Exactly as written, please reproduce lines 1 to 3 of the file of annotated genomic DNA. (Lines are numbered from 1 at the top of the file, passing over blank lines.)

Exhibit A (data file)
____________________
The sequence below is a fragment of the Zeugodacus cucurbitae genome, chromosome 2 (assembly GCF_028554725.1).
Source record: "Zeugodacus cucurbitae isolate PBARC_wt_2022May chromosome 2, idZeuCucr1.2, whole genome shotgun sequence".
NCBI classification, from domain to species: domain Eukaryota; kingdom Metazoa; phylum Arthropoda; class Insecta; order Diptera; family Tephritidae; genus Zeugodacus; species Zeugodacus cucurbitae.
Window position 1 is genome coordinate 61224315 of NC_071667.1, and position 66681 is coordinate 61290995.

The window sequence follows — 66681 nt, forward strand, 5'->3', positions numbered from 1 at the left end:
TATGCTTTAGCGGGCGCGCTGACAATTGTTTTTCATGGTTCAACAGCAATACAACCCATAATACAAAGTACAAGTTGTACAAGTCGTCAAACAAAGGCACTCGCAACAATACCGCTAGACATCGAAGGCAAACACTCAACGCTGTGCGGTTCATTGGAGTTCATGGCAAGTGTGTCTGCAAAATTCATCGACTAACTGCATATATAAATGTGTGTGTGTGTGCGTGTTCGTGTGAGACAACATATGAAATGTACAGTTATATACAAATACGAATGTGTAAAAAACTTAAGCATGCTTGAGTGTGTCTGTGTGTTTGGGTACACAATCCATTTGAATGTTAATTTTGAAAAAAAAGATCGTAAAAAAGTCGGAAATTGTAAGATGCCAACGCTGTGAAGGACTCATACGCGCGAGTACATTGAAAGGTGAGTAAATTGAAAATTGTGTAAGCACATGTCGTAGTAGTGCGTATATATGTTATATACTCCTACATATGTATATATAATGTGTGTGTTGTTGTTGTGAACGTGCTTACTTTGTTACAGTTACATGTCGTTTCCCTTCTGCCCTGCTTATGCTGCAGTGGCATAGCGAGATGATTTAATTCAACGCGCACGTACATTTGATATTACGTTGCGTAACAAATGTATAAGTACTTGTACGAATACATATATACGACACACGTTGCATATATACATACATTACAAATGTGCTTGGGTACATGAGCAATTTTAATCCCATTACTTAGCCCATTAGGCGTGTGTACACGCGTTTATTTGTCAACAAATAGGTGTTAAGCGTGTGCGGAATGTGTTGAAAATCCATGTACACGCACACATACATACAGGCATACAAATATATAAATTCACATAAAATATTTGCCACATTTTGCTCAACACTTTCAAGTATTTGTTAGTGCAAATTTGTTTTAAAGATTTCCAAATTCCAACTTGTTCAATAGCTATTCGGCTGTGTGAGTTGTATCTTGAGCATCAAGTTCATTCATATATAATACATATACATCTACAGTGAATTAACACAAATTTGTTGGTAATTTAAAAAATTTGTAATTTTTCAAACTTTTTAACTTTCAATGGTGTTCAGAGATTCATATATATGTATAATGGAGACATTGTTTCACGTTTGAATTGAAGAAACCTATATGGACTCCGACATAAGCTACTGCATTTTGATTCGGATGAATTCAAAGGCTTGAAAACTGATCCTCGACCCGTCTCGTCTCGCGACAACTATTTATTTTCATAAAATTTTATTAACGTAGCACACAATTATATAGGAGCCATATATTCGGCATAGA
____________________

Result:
The sequence below is a fragment of the Zeugodacus cucurbitae genome, chromosome 2 (assembly GCF_028554725.1).
Source record: "Zeugodacus cucurbitae isolate PBARC_wt_2022May chromosome 2, idZeuCucr1.2, whole genome shotgun sequence".
NCBI classification, from domain to species: domain Eukaryota; kingdom Metazoa; phylum Arthropoda; class Insecta; order Diptera; family Tephritidae; genus Zeugodacus; species Zeugodacus cucurbitae.